New to Working From Home? Here Are Tips From a Viral Twitter Thread

With more folks working from home due to coronavirus, people on Twitter are offering some helpful tips.

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As the number of confirmed coronavirus cases in the U.S. surpasses 600 (at the time this article was published), many companies are encouraging their employees to work from home to help prevent the virus from spreading. But while working from home can feel natural to some, others are struggling with the transition to this new lifestyle. Now, there's a viral Twitter thread offering some helpful tips on how to make working from home work for you.

On Sunday, planetary scientist Emily Lakdawalla asked experienced remote workers on Twitter to share some "tips for working effectively and avoiding distractions" while working from home, and people delivered.

Cosmologist and astroparticle physicist Sophia Gad-Nasr suggested leaving the phone in another room and putting it on silent for hours, filling your room with light and avoiding the bed if it's just going to make you sleepy, and, of course, pretending the TV doesn't exist.

She also recommended using headphones or earplugs, especially if you live with another person.

Geophysicist and science communicator Mika McKinnon advised setting work hours and sticking to them, otherwise it can be all too easy to procrastinate with errands and chores.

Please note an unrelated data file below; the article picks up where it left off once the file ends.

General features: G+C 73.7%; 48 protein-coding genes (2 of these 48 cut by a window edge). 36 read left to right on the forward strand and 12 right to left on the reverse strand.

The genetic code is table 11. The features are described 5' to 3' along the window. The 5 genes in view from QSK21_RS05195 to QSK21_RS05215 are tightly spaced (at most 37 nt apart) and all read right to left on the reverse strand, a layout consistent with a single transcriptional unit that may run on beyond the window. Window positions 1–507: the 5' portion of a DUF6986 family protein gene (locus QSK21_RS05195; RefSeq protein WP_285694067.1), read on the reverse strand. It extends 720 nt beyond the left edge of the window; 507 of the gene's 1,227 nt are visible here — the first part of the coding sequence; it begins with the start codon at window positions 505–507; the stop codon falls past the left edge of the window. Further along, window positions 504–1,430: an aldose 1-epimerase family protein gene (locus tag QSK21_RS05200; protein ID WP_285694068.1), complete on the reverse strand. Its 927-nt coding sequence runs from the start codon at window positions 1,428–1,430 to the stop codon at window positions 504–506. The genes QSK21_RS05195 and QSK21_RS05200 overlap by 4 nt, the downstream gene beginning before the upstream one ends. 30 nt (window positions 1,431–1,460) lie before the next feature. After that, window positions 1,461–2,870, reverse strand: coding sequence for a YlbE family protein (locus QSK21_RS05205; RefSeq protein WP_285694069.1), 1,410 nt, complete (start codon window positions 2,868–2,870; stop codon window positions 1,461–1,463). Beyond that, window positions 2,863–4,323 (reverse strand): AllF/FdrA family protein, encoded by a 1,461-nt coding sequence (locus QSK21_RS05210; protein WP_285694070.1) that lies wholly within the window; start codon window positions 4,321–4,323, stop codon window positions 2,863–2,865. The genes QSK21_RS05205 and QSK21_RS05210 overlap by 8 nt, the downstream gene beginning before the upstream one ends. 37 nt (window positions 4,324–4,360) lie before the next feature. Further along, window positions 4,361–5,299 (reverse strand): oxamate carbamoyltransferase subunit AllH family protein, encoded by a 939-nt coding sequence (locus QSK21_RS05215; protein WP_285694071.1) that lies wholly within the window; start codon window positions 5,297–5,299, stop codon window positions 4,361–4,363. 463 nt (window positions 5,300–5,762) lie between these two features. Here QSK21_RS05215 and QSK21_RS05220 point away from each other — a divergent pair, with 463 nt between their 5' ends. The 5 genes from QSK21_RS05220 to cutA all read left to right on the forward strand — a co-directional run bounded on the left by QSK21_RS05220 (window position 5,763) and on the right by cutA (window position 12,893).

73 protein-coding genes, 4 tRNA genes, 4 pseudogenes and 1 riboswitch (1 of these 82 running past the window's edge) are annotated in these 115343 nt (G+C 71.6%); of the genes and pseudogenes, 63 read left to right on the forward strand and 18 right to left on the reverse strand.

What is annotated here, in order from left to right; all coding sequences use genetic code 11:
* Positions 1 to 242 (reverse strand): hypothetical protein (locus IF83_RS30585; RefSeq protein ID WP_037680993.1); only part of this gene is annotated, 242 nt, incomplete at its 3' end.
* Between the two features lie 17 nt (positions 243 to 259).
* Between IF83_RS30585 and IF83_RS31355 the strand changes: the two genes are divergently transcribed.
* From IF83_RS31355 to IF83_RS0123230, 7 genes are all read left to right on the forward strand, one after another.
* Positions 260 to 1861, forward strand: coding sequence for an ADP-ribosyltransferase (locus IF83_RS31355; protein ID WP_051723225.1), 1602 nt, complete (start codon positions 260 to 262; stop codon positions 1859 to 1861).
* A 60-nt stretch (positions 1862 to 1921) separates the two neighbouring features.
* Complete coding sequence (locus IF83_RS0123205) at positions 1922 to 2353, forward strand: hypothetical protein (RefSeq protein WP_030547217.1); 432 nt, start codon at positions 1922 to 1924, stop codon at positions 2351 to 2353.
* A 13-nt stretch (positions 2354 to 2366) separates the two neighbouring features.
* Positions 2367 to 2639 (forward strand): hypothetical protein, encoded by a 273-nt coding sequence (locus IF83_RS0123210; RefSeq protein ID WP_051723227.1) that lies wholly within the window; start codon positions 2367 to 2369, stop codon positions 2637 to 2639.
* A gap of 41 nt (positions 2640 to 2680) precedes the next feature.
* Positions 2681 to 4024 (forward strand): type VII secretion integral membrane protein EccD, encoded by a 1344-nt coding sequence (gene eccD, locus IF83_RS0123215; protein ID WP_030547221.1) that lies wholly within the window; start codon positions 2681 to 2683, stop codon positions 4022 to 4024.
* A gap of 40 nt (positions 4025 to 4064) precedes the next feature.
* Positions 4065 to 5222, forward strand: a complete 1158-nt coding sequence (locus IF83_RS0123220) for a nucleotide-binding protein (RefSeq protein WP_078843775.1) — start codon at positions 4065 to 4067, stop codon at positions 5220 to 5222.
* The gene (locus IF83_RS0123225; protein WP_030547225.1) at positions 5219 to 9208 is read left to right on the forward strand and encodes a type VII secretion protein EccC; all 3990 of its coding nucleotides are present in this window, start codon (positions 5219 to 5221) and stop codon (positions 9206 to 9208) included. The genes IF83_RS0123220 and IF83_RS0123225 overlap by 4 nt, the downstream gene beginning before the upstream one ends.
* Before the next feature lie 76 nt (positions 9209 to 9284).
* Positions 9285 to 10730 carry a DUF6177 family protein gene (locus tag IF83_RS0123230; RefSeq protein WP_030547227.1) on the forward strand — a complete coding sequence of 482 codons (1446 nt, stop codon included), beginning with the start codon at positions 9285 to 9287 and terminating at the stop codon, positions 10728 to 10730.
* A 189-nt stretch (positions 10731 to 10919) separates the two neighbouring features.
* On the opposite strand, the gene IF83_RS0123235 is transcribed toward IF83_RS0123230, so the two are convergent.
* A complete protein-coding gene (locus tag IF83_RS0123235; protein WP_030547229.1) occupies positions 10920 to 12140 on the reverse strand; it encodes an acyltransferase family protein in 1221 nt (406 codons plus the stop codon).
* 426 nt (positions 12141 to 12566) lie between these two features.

McKinnon also said if you find your mind wandering, pick a short activity that will help you refocus, like showering, taking a walk around the block, or even having your own mini dance party.

Filmmaker and software designer Aharon Rabinowitz is a strong supporter of the "1 o'clock pants rule," which mandates that you change out of your pajamas by the early afternoon.

Some people even recommended having separate sets of pajamas, one for work and another for sleep.

Of course, not having children helps.

And cats are the enemy.

Seriously, no matter what you do, cats will find a way to walk all over your keyboard.

It's also important for anyone you're sharing the house with to realize that working from home means working from home.

And, finally, as important as it is to clock in, it's also crucial to remember to clock out. Making a plan to walk the dog at 6:30 p.m. or go to a yoga class can help your brain realize the work day is over.

It might take a little time to adjust but, once you do, you may never want to come into the office again!

Diana Bruk
Diana is a senior editor who writes about sex and relationships, modern dating trends, and health and wellness. Read more
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